Improved mobility – like the so-called Asian squat, ATG squats involve an extended range of motion that stretches almost every significant lower body muscle. Doing ATG squats may help improve lower body mobility. However, you’ll also need good flexibility and mobility to do them in the first place.

Standardized range of motion – if you squat ATG, each rep should hit the same depth. As such, every rep will involve lowering and lifting the weight for the same distance. In contrast, without this reference point, it’s all too easy to start squatting a little shallower as your legs begin to fatigue. ATG squats help ensure all your reps are done to a uniform depth.

Makes other types of squats feel easier – after a few months of ATG squats, almost every other type of squat will feel easier and more comfortable. Exercises like box squats, front squats, and parallel squats are considerably less demanding than ATG squats.

ATG Squat Drawbacks

While ATG squats are a mostly beneficial exercise, there are also a few drawbacks to consider:

Not everyone is built to do ATG squats – while some people have no problem squatting below parallel, others find it impossible to do safely. Poor flexibility and mobility or pre-existing orthopedic hip or knee problems could make ATG squats painful or impossible. While flexibility and mobility can often be improved, hip and knee health could worsen if you force yourself to do ATG squats.

Butt wink – some exercisers find that the bottom of their pelvis tilts under and their lower back becomes rounded during ATG squats. This is called butt wink. A rounded lower back is a weak lower back, and the stresses that should be on your core muscles end up on the disks and ligaments of your lumbar spine. Butt wink is less likely if you squat to parallel instead of ATG.

They may be unnecessary for some lifters – while ATG squats are a great exercise, for a lot of lifters, there is no real advantage to squatting below parallel. Descending to parallel provides most of the benefits of ATG squats but is a more accessible exercise. There is nothing wrong with ATG squats, but unless you need to squat deep, such as for Olympic lifting, doing so may be unnecessary.

7 ATG Squat Alternatives and Variations

ATG squats are a highly effective lower body exercise, but that doesn’t mean you should do them all the time. There are several variations and alternatives you can use to keep your workouts productive and interesting:

1. ATG front squat

Most people can squat deeper with front squats than back squats. Front squats make it easier to keep your torso upright, and your knees naturally move forward, so there is more knee flexion. So, if you are struggling to do ATG back squats, making the switch to front squats could be the solution you’ve been looking for.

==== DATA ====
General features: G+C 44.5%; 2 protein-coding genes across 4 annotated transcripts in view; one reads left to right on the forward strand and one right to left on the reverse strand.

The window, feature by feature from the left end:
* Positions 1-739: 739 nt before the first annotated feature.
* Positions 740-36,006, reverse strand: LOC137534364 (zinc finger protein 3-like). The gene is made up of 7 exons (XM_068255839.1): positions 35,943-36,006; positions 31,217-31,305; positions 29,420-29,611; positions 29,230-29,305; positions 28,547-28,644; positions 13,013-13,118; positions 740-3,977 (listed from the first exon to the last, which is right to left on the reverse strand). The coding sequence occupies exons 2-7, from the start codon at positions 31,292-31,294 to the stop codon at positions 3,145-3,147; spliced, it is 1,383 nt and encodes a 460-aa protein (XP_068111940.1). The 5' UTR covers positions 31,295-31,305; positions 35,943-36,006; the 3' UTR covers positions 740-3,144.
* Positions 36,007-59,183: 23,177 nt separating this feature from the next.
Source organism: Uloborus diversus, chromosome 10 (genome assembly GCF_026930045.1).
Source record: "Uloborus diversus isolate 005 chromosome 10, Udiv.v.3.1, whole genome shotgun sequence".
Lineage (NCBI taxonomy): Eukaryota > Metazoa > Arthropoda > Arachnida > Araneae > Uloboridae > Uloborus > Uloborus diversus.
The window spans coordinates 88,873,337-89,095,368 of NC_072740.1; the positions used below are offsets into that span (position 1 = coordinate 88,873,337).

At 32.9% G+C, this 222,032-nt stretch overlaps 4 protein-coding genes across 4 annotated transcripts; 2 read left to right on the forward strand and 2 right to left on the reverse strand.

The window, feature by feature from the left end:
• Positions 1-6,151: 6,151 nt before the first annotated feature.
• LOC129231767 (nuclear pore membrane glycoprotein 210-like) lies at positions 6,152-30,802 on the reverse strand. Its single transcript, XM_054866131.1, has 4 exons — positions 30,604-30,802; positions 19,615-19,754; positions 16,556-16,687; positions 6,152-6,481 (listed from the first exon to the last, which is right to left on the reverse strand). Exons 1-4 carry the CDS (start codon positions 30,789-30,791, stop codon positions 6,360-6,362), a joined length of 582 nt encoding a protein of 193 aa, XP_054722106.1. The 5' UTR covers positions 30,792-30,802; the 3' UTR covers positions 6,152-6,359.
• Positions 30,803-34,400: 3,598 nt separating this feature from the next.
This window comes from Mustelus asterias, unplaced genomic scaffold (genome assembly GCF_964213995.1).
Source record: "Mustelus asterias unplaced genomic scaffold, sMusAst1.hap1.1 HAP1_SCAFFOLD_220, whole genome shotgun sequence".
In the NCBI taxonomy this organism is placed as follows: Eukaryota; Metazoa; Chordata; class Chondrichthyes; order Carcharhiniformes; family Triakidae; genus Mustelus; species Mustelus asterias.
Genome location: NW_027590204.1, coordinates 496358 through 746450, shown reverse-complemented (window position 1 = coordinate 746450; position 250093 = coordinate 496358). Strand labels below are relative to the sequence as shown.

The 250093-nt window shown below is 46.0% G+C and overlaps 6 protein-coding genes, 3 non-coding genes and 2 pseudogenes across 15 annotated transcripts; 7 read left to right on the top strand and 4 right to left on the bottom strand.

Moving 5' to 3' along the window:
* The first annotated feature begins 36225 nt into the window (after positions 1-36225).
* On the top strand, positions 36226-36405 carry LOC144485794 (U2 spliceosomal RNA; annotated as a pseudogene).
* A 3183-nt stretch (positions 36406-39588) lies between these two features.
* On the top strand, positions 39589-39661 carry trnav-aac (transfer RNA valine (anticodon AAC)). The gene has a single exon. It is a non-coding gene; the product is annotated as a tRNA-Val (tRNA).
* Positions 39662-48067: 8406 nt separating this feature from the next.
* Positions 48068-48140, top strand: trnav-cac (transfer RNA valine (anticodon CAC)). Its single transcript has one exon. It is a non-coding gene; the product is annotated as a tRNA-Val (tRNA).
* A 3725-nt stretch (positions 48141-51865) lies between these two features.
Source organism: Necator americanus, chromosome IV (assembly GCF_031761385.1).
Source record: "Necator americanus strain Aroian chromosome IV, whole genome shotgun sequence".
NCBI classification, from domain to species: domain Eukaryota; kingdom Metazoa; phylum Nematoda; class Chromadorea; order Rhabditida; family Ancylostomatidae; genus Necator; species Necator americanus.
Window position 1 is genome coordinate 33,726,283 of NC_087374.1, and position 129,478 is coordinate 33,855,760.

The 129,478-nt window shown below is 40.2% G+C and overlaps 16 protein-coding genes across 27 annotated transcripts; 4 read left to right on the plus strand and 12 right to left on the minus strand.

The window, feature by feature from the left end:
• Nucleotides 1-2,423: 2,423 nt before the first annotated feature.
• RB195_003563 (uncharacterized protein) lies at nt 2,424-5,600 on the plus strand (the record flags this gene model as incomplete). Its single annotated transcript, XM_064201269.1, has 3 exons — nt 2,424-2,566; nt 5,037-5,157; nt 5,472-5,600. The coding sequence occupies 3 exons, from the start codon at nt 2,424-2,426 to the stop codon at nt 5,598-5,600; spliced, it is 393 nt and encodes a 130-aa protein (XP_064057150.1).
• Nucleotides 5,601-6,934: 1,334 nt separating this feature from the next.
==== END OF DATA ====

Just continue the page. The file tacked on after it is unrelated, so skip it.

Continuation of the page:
How to do it:

  1. Rest and hold a barbell across the front of your shoulders with an overhand, shoulder-width grip. Push your elbows forward and under the bar so that your upper arms are parallel to the floor. The bar should rest against your neck, but it should not press on your throat.
  2. Brace your core and pull your shoulders down and back.
  3. Set your feet between hip and shoulder-width apart. Most people use a narrower stance for front squats compared to back squats.
  4. Simultaneously bend your knees and hips and descend as far as you can while keeping your torso upright and your elbows up. Do not allow your knees to drop out or fall in. Try to look straight ahead and not down at the floor.
  5. Without bouncing out of the bottom, drive your feet into the floor and stand back up. Force your elbows upward as you ascend to stop the bar rolling off your shoulders.
  6. Reset your core and repeat.

Learn more about front squats here.

2. Overhead squat

If you’ve got good mobility and can do ATG squats reasonably proficiently, you’re probably ready for a new challenge – overhead squats. Like ATG squats, overhead squats develop strength and mobility. Not just in your legs but in your upper body, too. It’s also a valuable exercise for increasing shoulder stability and core strength.

Start doing overhead squats with an empty barbell so that if the weight starts to drift forward or backward, you won’t lose control of it. Alternatively, use a wooden or plastic pole until you are confident you have mastered this tricky exercise.

Read more about overhead squats here.

3. ATG split squat

If ATG front or back squats are proving hard to master, try ATG split squats. They allow you to work one leg at a time and require less overall flexibility and mobility. However, they get you used to taking your knees into a deeply flexed position and are an excellent preparatory exercise for full ATG squats.